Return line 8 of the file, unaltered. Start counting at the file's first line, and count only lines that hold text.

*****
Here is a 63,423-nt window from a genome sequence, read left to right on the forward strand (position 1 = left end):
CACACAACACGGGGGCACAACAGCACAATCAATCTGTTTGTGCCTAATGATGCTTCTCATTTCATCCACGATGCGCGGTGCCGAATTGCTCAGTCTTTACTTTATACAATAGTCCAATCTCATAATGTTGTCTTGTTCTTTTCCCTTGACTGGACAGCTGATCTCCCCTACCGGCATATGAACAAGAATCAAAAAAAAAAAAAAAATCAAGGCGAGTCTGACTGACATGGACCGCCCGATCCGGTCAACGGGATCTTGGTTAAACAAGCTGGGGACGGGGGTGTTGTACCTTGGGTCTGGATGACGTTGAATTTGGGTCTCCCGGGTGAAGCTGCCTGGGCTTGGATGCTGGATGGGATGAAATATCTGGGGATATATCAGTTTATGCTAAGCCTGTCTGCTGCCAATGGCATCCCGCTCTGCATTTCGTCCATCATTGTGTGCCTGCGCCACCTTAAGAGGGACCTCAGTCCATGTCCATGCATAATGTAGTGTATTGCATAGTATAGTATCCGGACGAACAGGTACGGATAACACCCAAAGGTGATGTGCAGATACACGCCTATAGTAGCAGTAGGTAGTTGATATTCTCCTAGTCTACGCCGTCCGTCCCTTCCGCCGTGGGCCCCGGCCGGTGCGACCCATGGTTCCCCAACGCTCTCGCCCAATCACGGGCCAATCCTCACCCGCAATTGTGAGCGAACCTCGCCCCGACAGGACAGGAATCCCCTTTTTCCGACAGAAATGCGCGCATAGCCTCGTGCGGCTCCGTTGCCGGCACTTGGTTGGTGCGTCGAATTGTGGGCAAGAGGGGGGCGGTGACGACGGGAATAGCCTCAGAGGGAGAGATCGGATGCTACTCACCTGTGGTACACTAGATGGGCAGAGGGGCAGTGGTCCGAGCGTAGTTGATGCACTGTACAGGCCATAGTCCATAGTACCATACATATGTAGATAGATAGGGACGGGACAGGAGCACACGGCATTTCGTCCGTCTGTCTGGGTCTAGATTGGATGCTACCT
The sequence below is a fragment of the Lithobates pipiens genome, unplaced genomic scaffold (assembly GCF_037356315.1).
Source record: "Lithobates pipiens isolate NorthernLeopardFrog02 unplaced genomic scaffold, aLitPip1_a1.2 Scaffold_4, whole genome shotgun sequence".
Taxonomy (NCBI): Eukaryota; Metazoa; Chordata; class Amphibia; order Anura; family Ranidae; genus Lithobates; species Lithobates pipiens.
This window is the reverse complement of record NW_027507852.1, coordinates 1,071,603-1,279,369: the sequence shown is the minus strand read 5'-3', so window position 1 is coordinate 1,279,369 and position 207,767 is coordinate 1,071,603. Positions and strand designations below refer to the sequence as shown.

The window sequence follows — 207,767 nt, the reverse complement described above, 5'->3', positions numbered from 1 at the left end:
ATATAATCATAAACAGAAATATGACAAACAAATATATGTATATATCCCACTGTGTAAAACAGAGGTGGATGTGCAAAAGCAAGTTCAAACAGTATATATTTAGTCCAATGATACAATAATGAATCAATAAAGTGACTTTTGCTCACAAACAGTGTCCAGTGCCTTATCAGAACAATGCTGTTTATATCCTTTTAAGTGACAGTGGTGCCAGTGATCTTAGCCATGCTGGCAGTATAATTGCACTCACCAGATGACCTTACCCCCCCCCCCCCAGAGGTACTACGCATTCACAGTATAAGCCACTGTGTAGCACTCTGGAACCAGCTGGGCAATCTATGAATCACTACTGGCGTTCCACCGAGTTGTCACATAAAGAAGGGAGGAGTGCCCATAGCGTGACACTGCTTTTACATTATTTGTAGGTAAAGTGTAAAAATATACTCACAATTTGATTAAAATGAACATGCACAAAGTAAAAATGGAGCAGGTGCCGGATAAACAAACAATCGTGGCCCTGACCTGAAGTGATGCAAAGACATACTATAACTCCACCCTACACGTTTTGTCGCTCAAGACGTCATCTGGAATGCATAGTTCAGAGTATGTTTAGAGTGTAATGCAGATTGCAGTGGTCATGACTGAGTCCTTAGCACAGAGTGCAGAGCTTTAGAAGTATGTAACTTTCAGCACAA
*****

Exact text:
ATATAATCATAAACAGAAATATGACAAACAAATATATGTATATATCCCACTGTGTAAAACAGAGGTGGATGTGCAAAAGCAAGTTCAAACAGTATATATTTAGTCCAATGATACAATAATGAATCAATAAAGTGACTTTTGCTCACAAACAGTGTCCAGTGCCTTATCAGAACAATGCTGTTTATATCCTTTTAAGTGACAGTGGTGCCAGTGATCTTAGCCATGCTGGCAGTATAATTGCACTCACCAGATGACCTTACCCCCCCCCCCCCAGAGGTACTACGCATTCACAGTATAAGCCACTGTGTAGCACTCTGGAACCAGCTGGGCAATCTATGAATCACTACTGGCGTTCCACCGAGTTGTCACATAAAGAAGGGAGGAGTGCCCATAGCGTGACACTGCTTTTACATTATTTGTAGGTAAAGTGTAAAAATATACTCACAATTTGATTAAAATGAACATGCACAAAGTAAAAATGGAGCAGGTGCCGGATAAACAAACAATCGTGGCCCTGACCTGAAGTGATGCAAAGACATACTATAACTCCACCCTACACGTTTTGTCGCTCAAGACGTCATCTGGAATGCATAGTTCAGAGTATGTTTAGAGTGTAATGCAGATTGCAGTGGTCATGACTGAGTCCTTAGCACAGAGTGCAGAGCTTTAGAAGTATGTAACTTTCAGCACAA